When we run into difficulties in our interpersonal relations, or when we can no longer see a way out, what we should consider first and foremost is the principle that says ‘listen to the voice of the larger community’.

In the act of praise, there is the aspect of it being ‘the passing of judgement by a person of ability on a person of no ability’. [which belittles the recipient]

In other words, the mother who praises the child by saying things like ‘You’re such a good helper!’ or ‘Good job!’ or ‘Well, aren’t you something!’ is unconsciously creating a hierarchical relationship and seeing the child as beneath her.

Whether we praise or rebuke others, the only difference is one of the carrot or the stick, and the background goal is manipulation.

In Adler’s view, ‘It is only when a person is able to feel that he has worth that he can possess courage.’

It’s quite simple. It is when one is able to feel I am beneficial to the community that one can have a true sense of one’s worth.

‘Someone has to start. Other people might not be cooperative, but that is not connected to you. My advice is this: you should start. With no regard to whether others are cooperative or not.’

The Fifth Night: To Live in Earnest in the Here and Now

There is no need to go out of one’s way to be positive and affirm oneself. It’s not self-affirmation that we are concerned with, but self-acceptance.

To put it more simply, say you’ve got a score of sixty per cent, but you tell yourself I just happened to get unlucky this time around, and the real me is one hundred per cent. That is self-affirmation. By contrast, if one accepts oneself as one is, as sixty per cent, and thinks to oneself, How should I go about getting closer to one hundred per cent?—that is self-acceptance.

That reminds me of a line that the writer Kurt Vonnegut quoted in one of his books: ‘God grant me the serenity to accept the things I cannot change, courage to change the things I can, and wisdom always to tell the difference.’ It’s in the novel Slaughterhouse-Five.

Right now, you are only concerned about the times you were taken advantage of, and nothing else. You focus only on the pain from the wounds you sustained on such occasions. But if you are afraid to have confidence in others, in the long run, you will not be able to build deep relationships with anyone.

In other words, contribution to others, rather than being about getting rid of the ‘I’ and being of service to someone, is actually something one does in order to be truly aware of the worth of the ‘I’.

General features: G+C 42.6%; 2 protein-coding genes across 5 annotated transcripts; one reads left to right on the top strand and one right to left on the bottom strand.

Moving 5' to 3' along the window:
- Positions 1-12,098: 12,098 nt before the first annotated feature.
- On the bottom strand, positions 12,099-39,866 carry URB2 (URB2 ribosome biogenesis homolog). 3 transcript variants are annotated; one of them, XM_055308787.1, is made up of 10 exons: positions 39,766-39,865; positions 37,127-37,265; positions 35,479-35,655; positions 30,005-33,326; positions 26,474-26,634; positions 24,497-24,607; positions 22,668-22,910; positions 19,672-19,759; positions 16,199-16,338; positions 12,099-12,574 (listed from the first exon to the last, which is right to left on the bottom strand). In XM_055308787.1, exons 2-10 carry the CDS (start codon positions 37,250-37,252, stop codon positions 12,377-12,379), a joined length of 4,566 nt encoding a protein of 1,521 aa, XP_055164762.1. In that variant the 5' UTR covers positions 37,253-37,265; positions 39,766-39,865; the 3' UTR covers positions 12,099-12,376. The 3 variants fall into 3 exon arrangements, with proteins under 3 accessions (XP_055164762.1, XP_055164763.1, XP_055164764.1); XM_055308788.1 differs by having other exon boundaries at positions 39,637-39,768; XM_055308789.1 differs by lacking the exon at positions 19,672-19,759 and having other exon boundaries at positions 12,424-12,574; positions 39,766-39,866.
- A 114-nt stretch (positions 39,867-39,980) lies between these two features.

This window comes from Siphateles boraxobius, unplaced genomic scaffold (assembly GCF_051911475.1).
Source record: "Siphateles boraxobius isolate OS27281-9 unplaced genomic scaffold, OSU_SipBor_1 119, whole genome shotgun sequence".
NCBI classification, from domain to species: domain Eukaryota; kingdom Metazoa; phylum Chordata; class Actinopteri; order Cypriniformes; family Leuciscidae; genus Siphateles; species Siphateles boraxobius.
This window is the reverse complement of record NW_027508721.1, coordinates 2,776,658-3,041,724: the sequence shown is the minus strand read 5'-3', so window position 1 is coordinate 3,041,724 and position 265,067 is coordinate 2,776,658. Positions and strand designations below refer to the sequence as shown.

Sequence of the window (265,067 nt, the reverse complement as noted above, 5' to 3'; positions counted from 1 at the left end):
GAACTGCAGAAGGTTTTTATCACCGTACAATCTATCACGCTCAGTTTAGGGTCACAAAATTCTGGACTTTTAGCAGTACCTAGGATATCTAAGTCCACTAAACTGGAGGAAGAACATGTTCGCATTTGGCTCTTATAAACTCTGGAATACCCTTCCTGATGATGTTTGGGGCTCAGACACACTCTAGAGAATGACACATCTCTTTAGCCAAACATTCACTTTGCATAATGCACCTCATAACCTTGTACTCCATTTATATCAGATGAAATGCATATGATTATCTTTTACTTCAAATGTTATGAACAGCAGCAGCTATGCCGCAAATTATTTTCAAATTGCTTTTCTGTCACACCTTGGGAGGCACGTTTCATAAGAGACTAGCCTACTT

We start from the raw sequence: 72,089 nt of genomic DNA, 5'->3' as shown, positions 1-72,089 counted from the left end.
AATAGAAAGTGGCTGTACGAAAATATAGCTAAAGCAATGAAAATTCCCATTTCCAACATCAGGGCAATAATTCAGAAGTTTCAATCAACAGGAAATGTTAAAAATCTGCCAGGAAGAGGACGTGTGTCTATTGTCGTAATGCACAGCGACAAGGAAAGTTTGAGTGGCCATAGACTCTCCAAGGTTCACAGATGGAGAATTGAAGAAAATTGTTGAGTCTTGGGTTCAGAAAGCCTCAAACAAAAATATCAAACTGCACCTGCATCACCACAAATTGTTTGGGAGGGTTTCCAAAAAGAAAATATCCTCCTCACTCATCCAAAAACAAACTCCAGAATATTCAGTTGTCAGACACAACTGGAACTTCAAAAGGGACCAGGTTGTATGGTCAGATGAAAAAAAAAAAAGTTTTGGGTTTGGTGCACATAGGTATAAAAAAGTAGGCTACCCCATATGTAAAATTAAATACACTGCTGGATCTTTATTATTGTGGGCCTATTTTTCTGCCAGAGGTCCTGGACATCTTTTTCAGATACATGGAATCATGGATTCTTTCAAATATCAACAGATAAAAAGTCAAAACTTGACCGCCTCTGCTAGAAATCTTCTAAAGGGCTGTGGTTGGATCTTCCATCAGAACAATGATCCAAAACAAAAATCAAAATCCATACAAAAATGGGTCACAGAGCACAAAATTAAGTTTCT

Does one accept oneself on the level of acts, or on the level of being? This is truly a question that relates to the courage to be happy.

For a human being, the greatest unhappiness is not being able to like oneself. Adler came up with an extremely simple answer to address this reality. Namely, that the feeling of ‘I am beneficial to the community’ or ‘I am of use to someone’ is the only thing that can give one a true awareness that one has worth.

Whether they are trying to be especially good, or trying to be especially bad, the goal is the same: to attract the attention of other people, get out of the ‘normal’ condition and become a ‘special being’. That is their only goal.

Self-acceptance is the vital first step. If you are able to possess the courage to be normal, your way of looking at the world will change dramatically.

Yes. [life] is a series of moments called ‘now’. We can live only in the here and now. Our lives exist only in moments.

The life that ends at the age of twenty and the life that ends at ninety are both complete lives, and lives of happiness.

The greatest life-lie of all is to not live here and now. It is to look at the past and the future, cast a dim light on one’s entire life, and believe that one has been able to see something.

What is the meaning of life? What are people living for? When someone posed these questions to Adler, this was his answer: ‘Life in general has no meaning.’ [..] Regardless of the circumstances, we must take some form of action.

‘Whatever meaning life has must be assigned to it by the individual.’

How do you feel after reading this?

This helps me assess the quality of my writing and improve it.